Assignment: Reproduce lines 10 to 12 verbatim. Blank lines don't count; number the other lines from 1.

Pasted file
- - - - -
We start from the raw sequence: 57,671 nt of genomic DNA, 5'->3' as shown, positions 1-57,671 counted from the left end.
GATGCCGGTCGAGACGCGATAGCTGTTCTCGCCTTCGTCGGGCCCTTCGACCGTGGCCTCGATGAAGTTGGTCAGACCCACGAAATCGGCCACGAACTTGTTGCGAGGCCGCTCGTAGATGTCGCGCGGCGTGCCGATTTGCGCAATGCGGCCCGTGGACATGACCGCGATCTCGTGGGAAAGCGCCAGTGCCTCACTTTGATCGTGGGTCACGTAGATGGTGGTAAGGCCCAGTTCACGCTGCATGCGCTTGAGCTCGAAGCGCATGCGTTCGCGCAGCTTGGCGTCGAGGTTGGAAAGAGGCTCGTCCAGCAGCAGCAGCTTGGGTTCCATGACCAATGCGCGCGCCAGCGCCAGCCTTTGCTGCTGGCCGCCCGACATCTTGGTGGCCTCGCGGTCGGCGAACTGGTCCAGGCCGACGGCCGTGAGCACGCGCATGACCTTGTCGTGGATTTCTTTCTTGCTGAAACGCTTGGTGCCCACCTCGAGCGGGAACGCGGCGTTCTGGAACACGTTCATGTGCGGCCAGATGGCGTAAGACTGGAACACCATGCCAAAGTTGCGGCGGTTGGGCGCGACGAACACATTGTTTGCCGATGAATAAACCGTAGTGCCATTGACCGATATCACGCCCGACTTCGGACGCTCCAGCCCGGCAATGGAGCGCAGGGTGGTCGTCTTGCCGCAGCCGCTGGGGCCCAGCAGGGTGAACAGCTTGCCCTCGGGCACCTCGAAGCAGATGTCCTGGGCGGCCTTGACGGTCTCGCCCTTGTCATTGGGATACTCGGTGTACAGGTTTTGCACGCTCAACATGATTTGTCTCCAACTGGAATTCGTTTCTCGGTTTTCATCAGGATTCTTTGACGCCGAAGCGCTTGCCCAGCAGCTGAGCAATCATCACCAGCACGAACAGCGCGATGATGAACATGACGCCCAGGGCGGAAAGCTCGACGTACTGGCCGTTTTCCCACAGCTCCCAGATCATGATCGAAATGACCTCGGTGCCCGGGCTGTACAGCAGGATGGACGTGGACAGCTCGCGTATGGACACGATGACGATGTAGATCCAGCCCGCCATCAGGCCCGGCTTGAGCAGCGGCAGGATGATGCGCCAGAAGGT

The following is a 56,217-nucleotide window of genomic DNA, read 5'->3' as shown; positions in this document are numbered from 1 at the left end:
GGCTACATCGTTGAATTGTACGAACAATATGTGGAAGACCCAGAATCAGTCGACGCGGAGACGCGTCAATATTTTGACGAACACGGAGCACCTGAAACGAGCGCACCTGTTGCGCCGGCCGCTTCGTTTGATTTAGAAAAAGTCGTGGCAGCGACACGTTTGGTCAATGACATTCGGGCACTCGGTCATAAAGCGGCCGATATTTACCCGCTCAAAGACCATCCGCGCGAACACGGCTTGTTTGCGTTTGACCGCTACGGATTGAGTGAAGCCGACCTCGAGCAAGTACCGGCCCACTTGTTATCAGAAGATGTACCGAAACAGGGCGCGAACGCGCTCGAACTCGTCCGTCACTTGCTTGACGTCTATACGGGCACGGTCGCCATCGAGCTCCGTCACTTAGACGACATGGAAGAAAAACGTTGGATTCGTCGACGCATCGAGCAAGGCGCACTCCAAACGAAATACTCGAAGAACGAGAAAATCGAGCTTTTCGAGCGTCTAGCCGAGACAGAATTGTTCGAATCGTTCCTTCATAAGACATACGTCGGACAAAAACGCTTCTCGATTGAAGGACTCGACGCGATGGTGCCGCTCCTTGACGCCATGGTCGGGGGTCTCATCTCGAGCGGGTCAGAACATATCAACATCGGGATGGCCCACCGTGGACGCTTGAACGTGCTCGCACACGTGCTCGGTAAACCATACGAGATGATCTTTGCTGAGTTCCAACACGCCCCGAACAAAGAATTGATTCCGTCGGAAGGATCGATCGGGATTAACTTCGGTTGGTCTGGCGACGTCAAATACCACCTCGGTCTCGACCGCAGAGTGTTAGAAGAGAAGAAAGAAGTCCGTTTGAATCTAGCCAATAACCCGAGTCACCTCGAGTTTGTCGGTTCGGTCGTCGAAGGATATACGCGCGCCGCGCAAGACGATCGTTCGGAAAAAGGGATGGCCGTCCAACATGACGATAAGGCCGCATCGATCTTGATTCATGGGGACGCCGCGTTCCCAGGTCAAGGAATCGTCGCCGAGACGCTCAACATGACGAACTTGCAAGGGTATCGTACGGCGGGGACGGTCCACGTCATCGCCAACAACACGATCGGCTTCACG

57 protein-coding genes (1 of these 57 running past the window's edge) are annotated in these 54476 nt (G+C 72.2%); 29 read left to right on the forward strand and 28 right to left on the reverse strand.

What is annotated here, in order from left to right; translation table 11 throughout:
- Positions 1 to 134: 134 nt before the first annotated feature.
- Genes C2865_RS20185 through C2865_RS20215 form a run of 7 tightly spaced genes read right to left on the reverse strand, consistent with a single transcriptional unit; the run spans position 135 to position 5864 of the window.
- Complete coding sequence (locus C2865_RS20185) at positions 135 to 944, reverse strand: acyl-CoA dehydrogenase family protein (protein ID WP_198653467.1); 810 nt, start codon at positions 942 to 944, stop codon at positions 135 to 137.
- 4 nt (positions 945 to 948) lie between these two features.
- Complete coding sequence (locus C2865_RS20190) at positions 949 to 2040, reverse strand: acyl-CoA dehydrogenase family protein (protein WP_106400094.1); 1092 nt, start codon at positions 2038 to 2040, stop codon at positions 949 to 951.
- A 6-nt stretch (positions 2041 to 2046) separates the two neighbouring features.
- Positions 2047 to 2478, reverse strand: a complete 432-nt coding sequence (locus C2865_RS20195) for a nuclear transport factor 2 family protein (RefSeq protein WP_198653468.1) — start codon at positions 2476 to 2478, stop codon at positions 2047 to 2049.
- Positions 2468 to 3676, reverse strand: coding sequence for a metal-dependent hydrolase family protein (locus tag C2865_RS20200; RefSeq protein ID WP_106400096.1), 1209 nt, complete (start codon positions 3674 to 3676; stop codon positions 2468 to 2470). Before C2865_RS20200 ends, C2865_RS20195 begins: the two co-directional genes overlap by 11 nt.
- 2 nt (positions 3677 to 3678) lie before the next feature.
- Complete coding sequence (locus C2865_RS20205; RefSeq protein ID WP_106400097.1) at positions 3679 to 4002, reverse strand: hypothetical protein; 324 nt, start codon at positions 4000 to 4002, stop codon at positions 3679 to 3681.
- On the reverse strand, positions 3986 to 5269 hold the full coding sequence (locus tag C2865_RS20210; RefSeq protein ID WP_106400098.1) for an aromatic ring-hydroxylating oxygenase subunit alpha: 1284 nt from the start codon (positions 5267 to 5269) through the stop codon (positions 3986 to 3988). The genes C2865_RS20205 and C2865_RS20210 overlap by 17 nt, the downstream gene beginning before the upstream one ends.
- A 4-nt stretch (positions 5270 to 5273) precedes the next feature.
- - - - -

- 4 nt (positions 945 to 948) lie between these two features.
- Complete coding sequence (locus C2865_RS20190) at positions 949 to 2040, reverse strand: acyl-CoA dehydrogenase family protein (protein WP_106400094.1); 1092 nt, start codon at positions 2038 to 2040, stop codon at positions 949 to 951.
- A 6-nt stretch (positions 2041 to 2046) separates the two neighbouring features.